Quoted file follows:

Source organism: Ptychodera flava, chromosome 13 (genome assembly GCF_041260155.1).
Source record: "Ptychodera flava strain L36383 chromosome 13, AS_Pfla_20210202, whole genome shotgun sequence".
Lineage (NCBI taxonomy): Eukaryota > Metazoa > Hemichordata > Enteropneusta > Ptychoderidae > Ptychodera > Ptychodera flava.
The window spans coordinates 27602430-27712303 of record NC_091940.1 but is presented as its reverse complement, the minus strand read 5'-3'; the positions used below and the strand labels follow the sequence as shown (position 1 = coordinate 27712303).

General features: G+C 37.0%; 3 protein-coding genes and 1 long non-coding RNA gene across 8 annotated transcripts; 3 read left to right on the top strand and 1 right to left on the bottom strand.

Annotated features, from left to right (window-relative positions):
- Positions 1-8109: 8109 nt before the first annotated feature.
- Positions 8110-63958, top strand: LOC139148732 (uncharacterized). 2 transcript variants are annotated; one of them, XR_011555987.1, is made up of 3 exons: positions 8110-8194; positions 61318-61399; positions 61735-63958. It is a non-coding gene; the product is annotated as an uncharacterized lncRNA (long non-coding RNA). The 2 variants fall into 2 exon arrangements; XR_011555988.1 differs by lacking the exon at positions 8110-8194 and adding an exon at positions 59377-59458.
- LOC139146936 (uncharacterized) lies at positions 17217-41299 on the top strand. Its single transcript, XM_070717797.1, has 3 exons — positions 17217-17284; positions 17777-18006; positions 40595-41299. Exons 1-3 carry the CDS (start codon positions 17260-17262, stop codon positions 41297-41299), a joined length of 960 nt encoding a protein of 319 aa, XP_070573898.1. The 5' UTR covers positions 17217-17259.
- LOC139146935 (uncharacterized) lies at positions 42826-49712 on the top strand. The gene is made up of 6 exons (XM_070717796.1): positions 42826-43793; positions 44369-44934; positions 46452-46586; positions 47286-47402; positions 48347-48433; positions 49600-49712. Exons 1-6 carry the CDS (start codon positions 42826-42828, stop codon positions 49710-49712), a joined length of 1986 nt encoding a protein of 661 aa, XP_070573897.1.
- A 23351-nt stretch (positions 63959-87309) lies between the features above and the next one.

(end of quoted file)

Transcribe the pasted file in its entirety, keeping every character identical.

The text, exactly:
Source organism: Ptychodera flava, chromosome 13 (genome assembly GCF_041260155.1).
Source record: "Ptychodera flava strain L36383 chromosome 13, AS_Pfla_20210202, whole genome shotgun sequence".
Lineage (NCBI taxonomy): Eukaryota > Metazoa > Hemichordata > Enteropneusta > Ptychoderidae > Ptychodera > Ptychodera flava.
The window spans coordinates 27602430-27712303 of record NC_091940.1 but is presented as its reverse complement, the minus strand read 5'-3'; the positions used below and the strand labels follow the sequence as shown (position 1 = coordinate 27712303).

General features: G+C 37.0%; 3 protein-coding genes and 1 long non-coding RNA gene across 8 annotated transcripts; 3 read left to right on the top strand and 1 right to left on the bottom strand.

Annotated features, from left to right (window-relative positions):
- Positions 1-8109: 8109 nt before the first annotated feature.
- Positions 8110-63958, top strand: LOC139148732 (uncharacterized). 2 transcript variants are annotated; one of them, XR_011555987.1, is made up of 3 exons: positions 8110-8194; positions 61318-61399; positions 61735-63958. It is a non-coding gene; the product is annotated as an uncharacterized lncRNA (long non-coding RNA). The 2 variants fall into 2 exon arrangements; XR_011555988.1 differs by lacking the exon at positions 8110-8194 and adding an exon at positions 59377-59458.
- LOC139146936 (uncharacterized) lies at positions 17217-41299 on the top strand. Its single transcript, XM_070717797.1, has 3 exons — positions 17217-17284; positions 17777-18006; positions 40595-41299. Exons 1-3 carry the CDS (start codon positions 17260-17262, stop codon positions 41297-41299), a joined length of 960 nt encoding a protein of 319 aa, XP_070573898.1. The 5' UTR covers positions 17217-17259.
- LOC139146935 (uncharacterized) lies at positions 42826-49712 on the top strand. The gene is made up of 6 exons (XM_070717796.1): positions 42826-43793; positions 44369-44934; positions 46452-46586; positions 47286-47402; positions 48347-48433; positions 49600-49712. Exons 1-6 carry the CDS (start codon positions 42826-42828, stop codon positions 49710-49712), a joined length of 1986 nt encoding a protein of 661 aa, XP_070573897.1.
- A 23351-nt stretch (positions 63959-87309) lies between the features above and the next one.